K: Ultimately, I hadn’t heard of the book or the author, and now I have this beautiful relationship with a poet. When I realized the title character, Lucy is a black woman, I thought, oh my goodness. This is something that never even occurred to me this would happen in my career. I’m just telling stories, and a lot of the time they’re just fairy tales. Let’s say I’m dancing the role of Odette in Swan Lake. I’m the swan queen who just happens to be an African American Swan. The character itself doesn’t demand the essence of who I am. To be able to tell a story of one particular black woman. To be able to have that added element to make it really, really personal. Her story, her feeling almost disenfranchised, taken advantage of, not seen, her worthiness wasn’t seen, she wasn’t seen as beautiful. But she believed all of those things. It was a really draining experience. It was emotional in a way no other role has been for me.

J: How do you connect with Lucy? Who is she to you? 

K: I feel like I’m still thinking about who Lucy is and what she means to me. What she means in a dance sense is one thing, but what she means to me is Kayla Rowser, black woman. Not just Kayla Rowser, black ballerina.

“She is strength; She is unbreakable and unshakeable, and unapologetically herself.”

And that’s just something that I want to be. I feel that I have grown into that; the older I get the more comfortable I am in my own skin. For me, I think Lucy is someone that knows her worth and knows that she deserves love, just like anyone else. We’re all connected. For me, Lucy is a symbol of peace, and kind of where I hope we can get the world to be.

J: From the preparation to the performance, what were some of the highlights of this process?

K: Oh my goodness, I received so much love from my coworkers during the process, so that was something really beautiful. Getting to dance with Amani Saylor, who is in the company now, is the first time I’ve had another black woman in the company with me. There is no way I would have been able to get through those six weeks without her. Just being able to know someone else understood what it felt like to hear some of those words in the poetry over, and over, and over, daily that some people may have not really understood what they meant. Caroline’s way with words is so beautiful, and to know that Amani was there was really powerful for me. Also, the first day we did a run through in the studio, Rhiannon Giddens, Caroline was here, and me…just knowing the three of us were the focal point for a big project like that was huge. All three of us are black women in predominantly white spaces. Caroline in poetry, Rhiannon in her genre of music, and me in classical ballet and here we are putting on something huge. And opening night as far as performance. I was very present, but I also felt out of body. I was able to watch myself enjoying the moment, but I was also able to feel myself enjoying the moment. I will remember that opening night forever.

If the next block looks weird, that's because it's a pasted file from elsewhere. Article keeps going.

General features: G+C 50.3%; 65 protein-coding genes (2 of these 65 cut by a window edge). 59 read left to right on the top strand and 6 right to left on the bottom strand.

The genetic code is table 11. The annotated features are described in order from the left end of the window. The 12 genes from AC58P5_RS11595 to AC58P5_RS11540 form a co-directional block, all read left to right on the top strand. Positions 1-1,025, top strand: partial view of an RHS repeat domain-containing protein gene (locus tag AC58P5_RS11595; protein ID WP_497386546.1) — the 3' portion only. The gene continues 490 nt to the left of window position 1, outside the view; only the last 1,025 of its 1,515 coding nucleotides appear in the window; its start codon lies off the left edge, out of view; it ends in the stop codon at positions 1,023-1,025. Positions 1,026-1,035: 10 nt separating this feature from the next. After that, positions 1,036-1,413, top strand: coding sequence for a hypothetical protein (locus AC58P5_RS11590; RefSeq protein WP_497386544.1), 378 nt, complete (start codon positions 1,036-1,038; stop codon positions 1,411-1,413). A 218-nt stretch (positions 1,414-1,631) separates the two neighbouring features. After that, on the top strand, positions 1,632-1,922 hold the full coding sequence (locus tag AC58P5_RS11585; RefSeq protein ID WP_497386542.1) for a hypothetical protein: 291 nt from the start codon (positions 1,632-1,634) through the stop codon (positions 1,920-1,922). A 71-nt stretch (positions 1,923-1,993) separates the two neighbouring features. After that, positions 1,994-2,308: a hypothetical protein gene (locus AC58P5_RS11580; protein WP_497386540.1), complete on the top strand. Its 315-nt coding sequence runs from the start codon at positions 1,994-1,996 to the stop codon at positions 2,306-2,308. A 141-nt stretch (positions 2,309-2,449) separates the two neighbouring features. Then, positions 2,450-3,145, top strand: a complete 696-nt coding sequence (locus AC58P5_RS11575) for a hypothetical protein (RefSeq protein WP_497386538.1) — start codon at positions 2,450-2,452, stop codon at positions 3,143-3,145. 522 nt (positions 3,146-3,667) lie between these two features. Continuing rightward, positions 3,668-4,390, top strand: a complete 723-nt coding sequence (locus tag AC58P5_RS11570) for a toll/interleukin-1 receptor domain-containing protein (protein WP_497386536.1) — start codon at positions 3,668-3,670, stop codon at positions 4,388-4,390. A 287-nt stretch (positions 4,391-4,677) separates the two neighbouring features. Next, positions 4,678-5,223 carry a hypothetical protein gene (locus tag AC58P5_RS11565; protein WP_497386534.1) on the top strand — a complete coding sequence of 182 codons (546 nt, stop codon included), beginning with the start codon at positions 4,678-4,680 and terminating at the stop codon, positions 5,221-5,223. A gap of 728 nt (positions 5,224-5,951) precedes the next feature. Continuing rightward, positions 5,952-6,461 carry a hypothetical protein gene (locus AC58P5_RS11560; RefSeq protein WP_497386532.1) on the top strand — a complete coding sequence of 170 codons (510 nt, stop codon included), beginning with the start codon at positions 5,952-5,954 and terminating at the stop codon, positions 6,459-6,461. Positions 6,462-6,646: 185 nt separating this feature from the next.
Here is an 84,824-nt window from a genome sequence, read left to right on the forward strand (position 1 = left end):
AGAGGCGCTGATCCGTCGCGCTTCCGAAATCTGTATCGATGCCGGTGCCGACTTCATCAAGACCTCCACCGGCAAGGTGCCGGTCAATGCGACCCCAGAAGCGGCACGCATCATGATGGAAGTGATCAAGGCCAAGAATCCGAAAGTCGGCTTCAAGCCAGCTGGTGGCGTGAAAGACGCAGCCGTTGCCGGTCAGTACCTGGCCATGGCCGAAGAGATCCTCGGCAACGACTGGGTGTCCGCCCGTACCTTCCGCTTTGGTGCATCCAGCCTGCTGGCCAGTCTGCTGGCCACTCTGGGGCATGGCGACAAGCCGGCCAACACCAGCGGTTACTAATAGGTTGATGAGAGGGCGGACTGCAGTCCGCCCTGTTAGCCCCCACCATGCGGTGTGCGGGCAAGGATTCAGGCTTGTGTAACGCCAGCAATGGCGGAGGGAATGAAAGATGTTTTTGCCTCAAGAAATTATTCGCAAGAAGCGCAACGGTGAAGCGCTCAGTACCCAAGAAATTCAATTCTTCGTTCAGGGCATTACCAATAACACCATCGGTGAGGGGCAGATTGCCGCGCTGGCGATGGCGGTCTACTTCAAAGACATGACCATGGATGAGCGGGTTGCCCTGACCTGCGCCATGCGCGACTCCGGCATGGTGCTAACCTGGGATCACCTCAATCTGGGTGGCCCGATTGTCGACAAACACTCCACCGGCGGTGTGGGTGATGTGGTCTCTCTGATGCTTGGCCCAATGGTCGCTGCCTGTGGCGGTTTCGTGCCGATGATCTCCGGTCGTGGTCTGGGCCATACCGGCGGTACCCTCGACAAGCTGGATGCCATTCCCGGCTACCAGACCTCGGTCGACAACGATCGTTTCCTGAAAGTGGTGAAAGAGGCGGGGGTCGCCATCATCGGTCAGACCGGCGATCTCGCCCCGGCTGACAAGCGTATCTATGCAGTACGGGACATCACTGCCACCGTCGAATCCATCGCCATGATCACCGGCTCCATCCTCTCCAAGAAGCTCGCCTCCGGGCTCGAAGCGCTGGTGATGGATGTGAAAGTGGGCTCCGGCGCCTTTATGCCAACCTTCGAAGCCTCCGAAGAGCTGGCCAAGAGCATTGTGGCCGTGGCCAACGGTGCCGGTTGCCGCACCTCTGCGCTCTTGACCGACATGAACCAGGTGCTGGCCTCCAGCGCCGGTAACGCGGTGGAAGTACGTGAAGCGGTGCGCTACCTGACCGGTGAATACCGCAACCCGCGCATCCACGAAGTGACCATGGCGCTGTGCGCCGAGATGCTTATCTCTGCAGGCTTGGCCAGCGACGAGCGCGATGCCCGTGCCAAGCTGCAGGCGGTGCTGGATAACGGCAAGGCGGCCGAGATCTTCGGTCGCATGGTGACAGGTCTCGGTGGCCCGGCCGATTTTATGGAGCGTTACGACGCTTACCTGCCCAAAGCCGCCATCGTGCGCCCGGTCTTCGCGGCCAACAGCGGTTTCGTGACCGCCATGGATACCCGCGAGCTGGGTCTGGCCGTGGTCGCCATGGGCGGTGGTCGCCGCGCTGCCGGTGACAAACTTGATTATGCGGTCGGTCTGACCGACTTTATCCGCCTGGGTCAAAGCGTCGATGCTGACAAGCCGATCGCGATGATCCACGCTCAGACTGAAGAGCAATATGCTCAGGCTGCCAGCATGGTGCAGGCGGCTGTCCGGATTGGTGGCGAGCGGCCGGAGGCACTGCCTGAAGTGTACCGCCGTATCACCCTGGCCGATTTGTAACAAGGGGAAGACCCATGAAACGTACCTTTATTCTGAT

J: In one word, describe your journey as Lucy:

K: This one is so hard. Empowering. I thought that I had felt that I had a sense of self. I turned 30 last Fall and it finally felt really good to be in my own skin. If anyone doesn’t like it, that’s okay. But once we did this ballet, I felt even more that way. I didn’t want my voice to be included, but I knew my voice had to be included in this project because ultimately, I am Lucy.

My late afternoon at Nashville Ballet ended with a glimpse of a rehearsal for their upcoming performance at TPAC. I wouldn’t be bluffing if I said I was on the edge of my seat the entire time. If you’re able, buy some tickets. You won’t regret it, I promise. This show is running April 26th through April 28th.